Review: School’s Out


The acclaimed professor at an elite prep school climbs out of a third-story window in the middle of class and does a swan dive. A bad day for the teacher and a rough year for the school, but nothing compared to what lies in store for humanity. As might be expected, students are at the bottom of this. The class at hand is a group of extremely intelligent kids. Indeed, the top several do better than nineteen out of twenty in grades. Almost supernatural, and that does not include the gaslight routine they pull on their unlucky new teacher.

Presented by the Film Society of Lincoln Center and UniFrance as part of the 24th edition of Rendez-Vous with French Cinema, this North American debut has mystery phone calls, weeping, disappearances, terrorist alarms, a school bus race to death and a power plant meltdown. The kids are alright.

For alpha female Apolline (a bang-up debut by Luàna Bajrami), the 95th percentile is not good enough. She is a 20 out of 20 kind of girl with a chip on her shoulder as big as a tsunami. Her band of six is out for blood, rehearsing for the big bang by putting plastic bags over each other’s heads and dropping into swimming pools mummified in shrink wrap. Their Patti Smith choir song is performed like Pink Floyd’s “Another Brick in the Wall” with Russian inflections from “Song of the Volga Boatmen.”

The establishment is in the cross hairs. This is not completely surprising considering the school is built next to a giant power plant (eat your heart out Homer Simpson), its cooling towers belching vapors and who knows what else. The kids’ favorite hangout is an abandoned cement quarry where they romp amongst the bones of the dead nature destroying infrastructure. Their secret training video is hidden there, a ten part series featuring non-stop slaughtered animals, collapsing buildings and very serious sounding screaming. Think “Koyaanisqatsi” amped by a factor of ten with industrial demolition.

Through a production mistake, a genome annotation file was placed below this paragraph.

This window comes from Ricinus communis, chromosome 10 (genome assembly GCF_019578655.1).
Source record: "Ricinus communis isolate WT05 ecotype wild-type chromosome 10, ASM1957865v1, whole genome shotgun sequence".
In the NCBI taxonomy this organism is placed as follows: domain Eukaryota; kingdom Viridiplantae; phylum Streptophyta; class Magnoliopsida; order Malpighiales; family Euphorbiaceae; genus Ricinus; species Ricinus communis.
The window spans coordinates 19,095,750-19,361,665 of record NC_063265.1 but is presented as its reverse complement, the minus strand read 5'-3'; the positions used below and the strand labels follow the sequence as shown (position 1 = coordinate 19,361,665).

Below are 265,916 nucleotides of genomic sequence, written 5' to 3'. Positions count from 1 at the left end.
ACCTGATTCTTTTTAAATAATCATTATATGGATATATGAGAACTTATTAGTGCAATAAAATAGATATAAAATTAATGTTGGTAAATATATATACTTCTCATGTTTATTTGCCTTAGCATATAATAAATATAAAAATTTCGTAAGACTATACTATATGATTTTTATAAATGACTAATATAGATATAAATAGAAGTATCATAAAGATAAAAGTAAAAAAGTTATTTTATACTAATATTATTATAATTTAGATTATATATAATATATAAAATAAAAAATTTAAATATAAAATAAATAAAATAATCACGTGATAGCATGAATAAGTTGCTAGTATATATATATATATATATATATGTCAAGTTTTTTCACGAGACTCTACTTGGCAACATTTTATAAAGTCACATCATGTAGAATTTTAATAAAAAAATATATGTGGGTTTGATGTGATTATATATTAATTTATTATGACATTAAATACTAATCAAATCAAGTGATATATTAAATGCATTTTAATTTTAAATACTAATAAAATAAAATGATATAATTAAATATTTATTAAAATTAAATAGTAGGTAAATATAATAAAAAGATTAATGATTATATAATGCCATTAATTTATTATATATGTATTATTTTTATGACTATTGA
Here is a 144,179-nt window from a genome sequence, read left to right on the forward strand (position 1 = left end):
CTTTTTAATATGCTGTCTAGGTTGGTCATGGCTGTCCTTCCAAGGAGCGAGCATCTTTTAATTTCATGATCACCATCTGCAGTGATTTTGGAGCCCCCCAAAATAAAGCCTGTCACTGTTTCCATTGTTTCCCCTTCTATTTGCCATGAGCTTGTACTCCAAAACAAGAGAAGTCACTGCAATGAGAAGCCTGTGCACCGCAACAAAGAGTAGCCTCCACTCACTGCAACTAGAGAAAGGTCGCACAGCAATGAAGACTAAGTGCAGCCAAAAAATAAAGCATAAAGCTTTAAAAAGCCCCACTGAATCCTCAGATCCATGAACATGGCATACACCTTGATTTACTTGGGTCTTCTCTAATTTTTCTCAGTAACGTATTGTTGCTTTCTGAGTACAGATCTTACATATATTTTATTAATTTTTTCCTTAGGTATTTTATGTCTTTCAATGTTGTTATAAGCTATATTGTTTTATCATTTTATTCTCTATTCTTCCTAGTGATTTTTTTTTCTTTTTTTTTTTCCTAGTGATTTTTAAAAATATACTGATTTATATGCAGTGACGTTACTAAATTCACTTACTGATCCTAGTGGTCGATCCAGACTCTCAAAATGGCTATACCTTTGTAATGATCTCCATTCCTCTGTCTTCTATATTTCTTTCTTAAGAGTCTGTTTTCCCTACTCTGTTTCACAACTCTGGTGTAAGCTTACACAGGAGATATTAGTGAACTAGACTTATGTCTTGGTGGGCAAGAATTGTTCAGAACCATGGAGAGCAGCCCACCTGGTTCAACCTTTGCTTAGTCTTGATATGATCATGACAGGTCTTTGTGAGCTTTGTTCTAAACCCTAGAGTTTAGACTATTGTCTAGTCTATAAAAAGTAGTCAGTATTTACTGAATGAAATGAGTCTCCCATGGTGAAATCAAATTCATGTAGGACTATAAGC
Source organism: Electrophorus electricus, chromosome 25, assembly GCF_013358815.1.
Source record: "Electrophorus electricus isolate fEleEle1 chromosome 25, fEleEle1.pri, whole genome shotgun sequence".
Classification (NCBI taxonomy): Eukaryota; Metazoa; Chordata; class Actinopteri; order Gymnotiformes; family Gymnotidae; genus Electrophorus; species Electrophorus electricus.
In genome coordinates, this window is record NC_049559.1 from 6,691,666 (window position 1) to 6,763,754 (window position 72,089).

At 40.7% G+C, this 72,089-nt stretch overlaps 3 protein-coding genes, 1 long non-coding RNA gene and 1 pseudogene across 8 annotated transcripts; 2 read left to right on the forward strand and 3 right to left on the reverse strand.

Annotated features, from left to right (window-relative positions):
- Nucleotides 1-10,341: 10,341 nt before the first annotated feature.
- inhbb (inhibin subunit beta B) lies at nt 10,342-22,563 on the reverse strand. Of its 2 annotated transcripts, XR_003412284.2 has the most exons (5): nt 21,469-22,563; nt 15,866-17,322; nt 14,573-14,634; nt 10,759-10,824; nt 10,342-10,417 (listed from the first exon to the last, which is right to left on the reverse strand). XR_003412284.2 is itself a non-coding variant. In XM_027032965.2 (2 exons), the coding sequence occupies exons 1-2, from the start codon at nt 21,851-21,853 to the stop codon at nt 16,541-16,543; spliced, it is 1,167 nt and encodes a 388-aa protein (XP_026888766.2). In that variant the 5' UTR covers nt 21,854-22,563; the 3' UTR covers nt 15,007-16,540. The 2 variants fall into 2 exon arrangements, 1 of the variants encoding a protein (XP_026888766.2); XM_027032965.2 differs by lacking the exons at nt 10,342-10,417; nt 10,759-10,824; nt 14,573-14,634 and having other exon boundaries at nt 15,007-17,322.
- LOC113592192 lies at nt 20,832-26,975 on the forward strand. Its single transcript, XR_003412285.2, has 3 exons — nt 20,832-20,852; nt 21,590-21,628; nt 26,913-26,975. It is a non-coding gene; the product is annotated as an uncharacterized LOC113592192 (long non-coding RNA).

Being a substitute teacher is never easy and grad student Pierre (two-time Cesar nominee Laurent Lafitte) soon learns that bicycle commuting to work may not be enough. He wants to support his charges but diving in the pool to retrieve shrink wrapped sophomores is too much. Cannes winner and zillion time Cesar nominee Emmanuelle Bercot brings the requisite lunacy to her role as choir teacher and activist cheer leader. Queen of psychos Isabelle Huppert could not have done it any better.

Fuzzy logic ensues as about half of the teachers at the school are taken under the spell of the stampeding teen prodigies. As these mesmerized souls assure Pierre there are no issues with his students, hail storms occur, lights flash, insects swarm and beetles crawl out of drains. Angry herds of deer and elk strut their stuff on post-apocalyptic city streets, thumbing antlers at their former human slavers. David Lynch averts his eyes.

Terrorist drills occur spontaneously throughout the story, arranged by the maverick students themselves? The question is, who are real terrorists? The fast clip, in between collapsing buildings, of president Trump expounding on some unknown capitalist dogma makes that clear enough. Be there or be golfing.

Rating: 7/10

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